Country star Travis Tritt barred from singing anthem in Philly over anti-vaccine tweet

By Gabrielle Remez, CNN Travis Tritt performed the national anthem before Game 6 of the National League Championship Series on Wednesday night, his spokesman said, after the country star blasted the government’s “pamphlet” ordering…

Country star Travis Tritt barred from singing anthem in Philly over anti-vaccine tweet

By Gabrielle Remez, CNN

Travis Tritt performed the national anthem before Game 6 of the National League Championship Series on Wednesday night, his spokesman said, after the country star blasted the government’s “pamphlet” ordering parents to vaccinate their children.

Tritt tweeted about “the laziest ppl on the planet” and those who don’t vaccinate their children on Monday.

His sentiment was echoed by others in his fanbase, who took to Twitter to pile on. One tweeter likened vaccinating children to death by dilapidated, blocked-off streets. Another tweeted that people should simply go without vaccinations instead.

No decision should be made by mere scientists. They don’t know what they’re talking about. #vaccinepoisoning #contamination pic.twitter.com/yj8Oe8SlvK — Travis Tritt (@TravisTritt) September 18, 2018

Apparently all of that social media ire worked, because Tritt has been told he can perform during the first inning, a spokesman for his management company, Live Nation, told CNN.

CNN tried reaching Tritt on Wednesday, but got no response.

Tritt’s performance on Wednesday night at Citizens Bank Park in Philadelphia followed his Monday rant. During a Facebook Live video, Tritt mentioned contractions, and then mentioned the government’s push to mandate vaccine schedules for kids.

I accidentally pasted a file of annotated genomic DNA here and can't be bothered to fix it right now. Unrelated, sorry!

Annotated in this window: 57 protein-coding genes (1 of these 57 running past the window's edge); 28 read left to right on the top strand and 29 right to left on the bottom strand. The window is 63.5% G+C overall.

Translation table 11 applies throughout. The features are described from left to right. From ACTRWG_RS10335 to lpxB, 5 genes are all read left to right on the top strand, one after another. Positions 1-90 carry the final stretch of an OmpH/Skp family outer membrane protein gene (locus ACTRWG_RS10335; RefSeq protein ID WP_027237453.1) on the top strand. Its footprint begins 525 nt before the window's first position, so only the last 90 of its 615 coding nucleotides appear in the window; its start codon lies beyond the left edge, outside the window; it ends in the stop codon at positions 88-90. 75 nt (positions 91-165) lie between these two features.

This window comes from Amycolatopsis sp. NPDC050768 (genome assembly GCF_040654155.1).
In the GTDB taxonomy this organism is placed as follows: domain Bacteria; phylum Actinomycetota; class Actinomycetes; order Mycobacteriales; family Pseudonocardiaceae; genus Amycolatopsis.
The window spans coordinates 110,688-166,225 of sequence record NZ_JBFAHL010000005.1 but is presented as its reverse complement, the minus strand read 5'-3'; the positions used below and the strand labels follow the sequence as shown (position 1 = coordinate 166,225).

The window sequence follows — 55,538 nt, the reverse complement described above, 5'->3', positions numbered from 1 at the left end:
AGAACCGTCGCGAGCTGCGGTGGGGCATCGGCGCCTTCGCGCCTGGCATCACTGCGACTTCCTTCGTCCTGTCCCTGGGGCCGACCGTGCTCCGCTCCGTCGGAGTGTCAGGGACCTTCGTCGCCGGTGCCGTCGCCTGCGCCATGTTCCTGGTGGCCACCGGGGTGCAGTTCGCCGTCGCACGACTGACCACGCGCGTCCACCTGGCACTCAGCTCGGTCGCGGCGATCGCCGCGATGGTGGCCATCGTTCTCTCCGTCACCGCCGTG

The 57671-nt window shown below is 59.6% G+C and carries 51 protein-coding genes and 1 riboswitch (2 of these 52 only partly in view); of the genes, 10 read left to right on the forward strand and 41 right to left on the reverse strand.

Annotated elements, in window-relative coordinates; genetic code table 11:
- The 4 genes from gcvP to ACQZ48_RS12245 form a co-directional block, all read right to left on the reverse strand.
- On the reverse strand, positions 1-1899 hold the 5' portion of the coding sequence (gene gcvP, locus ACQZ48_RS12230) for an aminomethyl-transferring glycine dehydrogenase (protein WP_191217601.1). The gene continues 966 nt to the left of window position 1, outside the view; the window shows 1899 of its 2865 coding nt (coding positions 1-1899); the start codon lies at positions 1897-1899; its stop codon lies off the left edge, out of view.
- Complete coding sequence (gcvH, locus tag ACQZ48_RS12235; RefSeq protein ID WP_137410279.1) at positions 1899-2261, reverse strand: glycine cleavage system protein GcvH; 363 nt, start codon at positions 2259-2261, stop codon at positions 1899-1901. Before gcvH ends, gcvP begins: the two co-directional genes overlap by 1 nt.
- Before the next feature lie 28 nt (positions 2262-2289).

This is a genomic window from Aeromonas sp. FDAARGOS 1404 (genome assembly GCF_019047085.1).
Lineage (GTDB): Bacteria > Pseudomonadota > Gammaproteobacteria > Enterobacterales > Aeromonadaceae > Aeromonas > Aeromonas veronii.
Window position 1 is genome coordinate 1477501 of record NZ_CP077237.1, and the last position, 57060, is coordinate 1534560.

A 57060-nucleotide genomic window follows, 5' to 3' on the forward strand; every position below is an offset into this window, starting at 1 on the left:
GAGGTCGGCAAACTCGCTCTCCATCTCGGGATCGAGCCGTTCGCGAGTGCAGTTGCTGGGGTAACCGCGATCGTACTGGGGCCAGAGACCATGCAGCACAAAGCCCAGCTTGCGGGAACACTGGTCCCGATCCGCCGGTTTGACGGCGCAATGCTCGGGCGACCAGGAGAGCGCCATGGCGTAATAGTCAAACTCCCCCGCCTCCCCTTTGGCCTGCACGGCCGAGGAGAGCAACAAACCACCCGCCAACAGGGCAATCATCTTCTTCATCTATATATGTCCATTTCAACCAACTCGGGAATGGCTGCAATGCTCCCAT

“I am being pushed like every other country in the world to vaccinate all these kids. And that should not be even be an option,” he said. “It’s a piece of legislation. It’s a paper that’s being issued. It is the laziest ppl on the planet trying to have their agenda into play.”

Parents who don’t vaccinate their children shouldn’t be pushing an agenda over their children’s safety and well-being, Tritt said.

A spokesman for Citizens Bank Park declined to comment to CNN, citing the players’ on-field silence.

The government hasn’t been able to provide a specific schedule yet. “CDC will release the plan after finalization and testing,” Vicki Patton, assistant secretary for preparedness and response at the Department of Health and Human Services, said Tuesday in a statement on the CDC website.

“The schedule will replace the vaccination-based schedule that went into effect in 2006,” she said.

The new schedule is currently under review by the Vaccine Adverse Event Reporting System, a public health tracking system, the statement said.

It will include:

* An eighth dose of DTP at 5 to 6 months of age and the first dose of DTP at 12 to 15 months.

* A ninth dose of DTP at 4 to 5 years of age and the first dose of DTaP (diphtheria-tetanus-acellular pertussis) at 12 to 15 months.

* A final dose of diphtheria-tetanus-acellular pertussis at 4 to 5 years of age.

* Third doses of DTP, in a three-year window, after the first dose and the eighth dose after the second dose.

The Centers for Disease Control and Prevention, the CDC, has seen no evidence yet showing a link between vaccines and the rare but sometimes deadly disease that Tritt mentioned. And in August the Institute of Medicine concluded in a report on mercury and childhood vaccines that “there is no convincing evidence that mercury from vaccines” is linked to autism, pneumonia or other health problems.

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